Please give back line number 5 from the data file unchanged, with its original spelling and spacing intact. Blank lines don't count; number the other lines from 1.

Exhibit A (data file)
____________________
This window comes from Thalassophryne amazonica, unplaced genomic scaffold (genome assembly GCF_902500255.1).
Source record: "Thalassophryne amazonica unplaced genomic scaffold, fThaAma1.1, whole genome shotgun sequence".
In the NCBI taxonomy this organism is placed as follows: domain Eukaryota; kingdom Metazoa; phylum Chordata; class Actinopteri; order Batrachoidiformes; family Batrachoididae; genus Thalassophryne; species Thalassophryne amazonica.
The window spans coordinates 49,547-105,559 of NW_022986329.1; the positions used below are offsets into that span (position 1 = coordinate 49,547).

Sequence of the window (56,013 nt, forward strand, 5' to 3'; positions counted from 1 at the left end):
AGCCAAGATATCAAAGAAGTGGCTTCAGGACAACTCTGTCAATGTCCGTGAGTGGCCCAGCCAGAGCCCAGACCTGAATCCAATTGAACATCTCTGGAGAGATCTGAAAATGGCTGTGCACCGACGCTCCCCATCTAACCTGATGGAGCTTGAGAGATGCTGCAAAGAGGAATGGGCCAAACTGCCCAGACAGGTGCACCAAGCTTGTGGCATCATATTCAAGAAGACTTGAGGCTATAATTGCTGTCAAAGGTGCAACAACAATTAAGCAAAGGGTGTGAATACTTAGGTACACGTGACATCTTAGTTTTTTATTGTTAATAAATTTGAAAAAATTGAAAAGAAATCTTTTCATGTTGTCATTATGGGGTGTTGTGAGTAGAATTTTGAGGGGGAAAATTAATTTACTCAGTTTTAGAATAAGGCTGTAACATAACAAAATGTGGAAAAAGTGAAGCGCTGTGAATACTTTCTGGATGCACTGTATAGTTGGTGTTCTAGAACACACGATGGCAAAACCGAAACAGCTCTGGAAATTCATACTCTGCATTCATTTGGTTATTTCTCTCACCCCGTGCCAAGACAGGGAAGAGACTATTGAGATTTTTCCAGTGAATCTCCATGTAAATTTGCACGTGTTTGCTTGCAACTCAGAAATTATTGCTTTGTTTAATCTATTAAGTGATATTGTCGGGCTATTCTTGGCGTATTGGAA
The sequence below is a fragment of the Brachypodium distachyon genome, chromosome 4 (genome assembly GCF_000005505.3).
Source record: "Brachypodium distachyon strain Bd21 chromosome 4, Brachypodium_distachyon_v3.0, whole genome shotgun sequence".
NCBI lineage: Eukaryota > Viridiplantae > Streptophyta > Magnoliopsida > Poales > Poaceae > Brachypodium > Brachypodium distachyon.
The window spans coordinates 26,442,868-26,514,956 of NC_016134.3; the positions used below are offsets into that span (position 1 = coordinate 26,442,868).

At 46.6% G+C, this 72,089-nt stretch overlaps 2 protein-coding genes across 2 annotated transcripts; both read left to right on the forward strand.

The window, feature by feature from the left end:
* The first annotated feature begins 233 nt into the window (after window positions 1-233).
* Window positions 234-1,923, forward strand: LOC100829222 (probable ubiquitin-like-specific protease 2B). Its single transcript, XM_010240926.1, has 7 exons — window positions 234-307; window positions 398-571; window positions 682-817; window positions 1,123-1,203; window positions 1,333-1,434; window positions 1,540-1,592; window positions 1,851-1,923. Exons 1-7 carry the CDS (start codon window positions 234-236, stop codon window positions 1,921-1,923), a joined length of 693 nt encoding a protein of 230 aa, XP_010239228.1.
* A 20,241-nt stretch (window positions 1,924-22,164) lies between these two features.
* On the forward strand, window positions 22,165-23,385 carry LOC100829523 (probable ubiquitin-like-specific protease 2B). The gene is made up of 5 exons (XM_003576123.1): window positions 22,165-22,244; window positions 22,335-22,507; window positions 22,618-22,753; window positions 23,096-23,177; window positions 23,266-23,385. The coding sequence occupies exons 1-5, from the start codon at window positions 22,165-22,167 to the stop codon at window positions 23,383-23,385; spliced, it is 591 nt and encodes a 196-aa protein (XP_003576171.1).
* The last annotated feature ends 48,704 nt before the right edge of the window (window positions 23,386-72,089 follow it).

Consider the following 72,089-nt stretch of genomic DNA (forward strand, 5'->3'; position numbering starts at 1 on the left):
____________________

Sequence of the window (56,013 nt, forward strand, 5' to 3'; positions counted from 1 at the left end):